For better or worse, the Castro regime isn’t going away anytime soon:
“Cuba formally assumed Monday the presidency of the Community of Latinamerican [sic] and Caribbean States during the group’s summit in Chile calling for regional integration and independence from the United States.
Cuban President Raul Castro hailed the move as ‘a great honour’ and ‘recognition of the determined struggle of our people for independence’ despite the US crippling embargo of over half a century.
The Cuban chairmanship of the CELAC marked Havana’s full regional reintegration and was seen as a major diplomatic coup for the Castro brothers’ regime. Castro described the grouping of ’33 independent nations as a space of regional sovereignty to promote integration, dialogue, cooperation and solidarity’.
‘We will reject interference, aggression, threats and the use of force,’ he said as he took over the CELA chairmanship from his Chilean counterpart Sebastian Piñera shortly before the 24-hour summit closed.
Several CELAC leaders hailed the Cuban presidency.
Argentine President Cristina Fernandez on Sunday said it was a sign of the ‘changing times’. Her US-backed Colombian counterpart Juan Manuel Santos on Monday described it as a ‘very significant political development with special symbolism’.
‘We are building the ideal of a diverse Latin American and Caribbean region united in a common space of political independence and sovereignty over our enormous natural resources to advance toward sustainable development, regional integration,’ the 81-year-old Cuban leader told the summit.”
In many ways, Cuba is the natural leader of CELAC, which was created in 2010 as a counterbalance — or, as some are hoping, a substitute — to the U.S.-dominated Organization of American States. The Cuban government has blazed the path for other nations in the hemisphere hoping to step out of America’s long shadow and create a region where sovereign states treat one another as equals.
The Cuban government has done this for half a century despite a severe embargo placed on the once-prospering island by its powerful neighbor to the north — not to mention numerous assassination attempts on Fidel Castro himself, which would make anyone at least a bit paranoid. (Imagine what would happen if we uncovered a Cuban plot to assassinate Pres. Obama.)
Cuba is a communist nation, of course, which means freedom of the press is severely restricted, power is centralized in the Communist Party of Cuba, and free trade is nearly non-existent. I doubt there’s anybody living in the United States or anywhere else in the world who’s more offended by such facts than I am.
But the world is not merely black and white, and there’s plenty to praise in Cuba.
In 2011 the struggling island placed 51st on the Human Development Index published by the United Nations, which ranks countries on the bases of health, schooling and standard of living. Cuba was assessed as having “High Human Development.” (Mexico and Brazil, both economic powerhouses in Latin America, placed 57th and 84th, respectively.) Cuba ranked near the middle on the Failed States Index in 2012, besting Mexico and Colombia, considered among America’s strongest allies in the region.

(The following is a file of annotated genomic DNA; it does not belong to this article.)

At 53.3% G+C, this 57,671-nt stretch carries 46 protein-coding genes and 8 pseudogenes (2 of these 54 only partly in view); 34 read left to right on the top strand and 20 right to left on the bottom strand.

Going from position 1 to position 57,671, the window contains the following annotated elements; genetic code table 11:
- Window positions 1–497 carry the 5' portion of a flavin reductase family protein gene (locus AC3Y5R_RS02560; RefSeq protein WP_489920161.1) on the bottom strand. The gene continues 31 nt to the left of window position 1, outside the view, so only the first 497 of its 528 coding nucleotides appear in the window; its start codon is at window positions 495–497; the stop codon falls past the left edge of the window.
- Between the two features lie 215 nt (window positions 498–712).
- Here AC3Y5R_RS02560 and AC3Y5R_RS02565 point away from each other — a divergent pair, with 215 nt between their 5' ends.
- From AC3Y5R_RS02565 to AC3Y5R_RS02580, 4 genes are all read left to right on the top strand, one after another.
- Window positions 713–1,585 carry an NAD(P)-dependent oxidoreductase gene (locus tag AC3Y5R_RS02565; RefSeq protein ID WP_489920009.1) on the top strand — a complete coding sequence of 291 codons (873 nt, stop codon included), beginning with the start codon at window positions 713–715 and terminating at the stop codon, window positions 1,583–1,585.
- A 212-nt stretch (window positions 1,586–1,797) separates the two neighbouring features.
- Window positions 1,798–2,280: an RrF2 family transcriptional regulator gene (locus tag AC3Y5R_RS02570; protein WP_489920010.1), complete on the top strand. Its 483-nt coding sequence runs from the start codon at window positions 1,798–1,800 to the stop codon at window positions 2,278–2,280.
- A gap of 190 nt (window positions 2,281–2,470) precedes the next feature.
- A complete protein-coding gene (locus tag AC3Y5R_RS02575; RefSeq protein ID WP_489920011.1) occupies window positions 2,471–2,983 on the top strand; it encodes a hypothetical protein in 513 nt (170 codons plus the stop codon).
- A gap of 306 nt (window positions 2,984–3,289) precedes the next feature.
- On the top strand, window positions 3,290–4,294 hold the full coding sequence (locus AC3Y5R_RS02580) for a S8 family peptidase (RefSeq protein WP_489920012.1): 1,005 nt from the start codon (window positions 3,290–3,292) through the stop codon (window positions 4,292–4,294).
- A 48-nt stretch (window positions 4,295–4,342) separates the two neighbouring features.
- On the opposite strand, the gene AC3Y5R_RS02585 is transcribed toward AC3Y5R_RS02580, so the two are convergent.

And while a communist nation 90 miles off the coast of Florida loomed as a major threat to the United States during the 1960s, today Cuba ranks as one of the most peaceful nations in the Western Hemisphere, according to the Global Peace Index, which bases its scores on war, violent crime and weaponry, among other indicators. (Cuba tops nations like Peru, Paraguay, the Dominican Republic, Mexico, Brazil, Colombia and, of course, the United States.)
The literacy rate in Cuba is estimated around 99.8 percent, higher than that of the United States, and up from about 70 percent when communism came to Cuba in 1959.
The Cuban Constitution lists several “guarantees”:
“that every man or woman, who is able to work, have the opportunity to have a job with which to contribute to the good of society and to the satisfaction of individual needs; that no disabled person be left without adequate means of subsistence; that no sick person be left without medical care; that no child be left without schooling, food and clothing; that no young person be left without the opportunity to study; that no one be left without access to studies, culture and sports.”
All this is to say that Cuba is not as terrible a place as many of describe, and there’s hope for improvement.
Yes, power is centralized in one party and the Cuban people don’t enjoy the rights that many Americans take for granted. But the same criticisms can be flung at the island of Puerto Rico, where the United States government is the perpetrator, not some fraternal autocracy.
And yes, pressure must continue to build on and off the island to ensure that Cuba becomes a freer and more open society. But, in the meantime, Cuba poses no threat to the United States, its people or the people of Latin America.
In fact, in many ways, the Cuban model should be imitated by many Latin American countries — including my beloved Honduras.
It’s hard to believe last October marked the 50th anniversary of the Cuban Missile Crisis, and yet we still find ourselves entrenched in Cold War politics. The United States can continue acting against the nations it disagrees with and fears — I thought America invaded Cuba — or it can do away with the Monroe Doctrine and begin working in equal partnership with the countries of Latin America, and the world.
That’s what Latin America seems to be doing these days.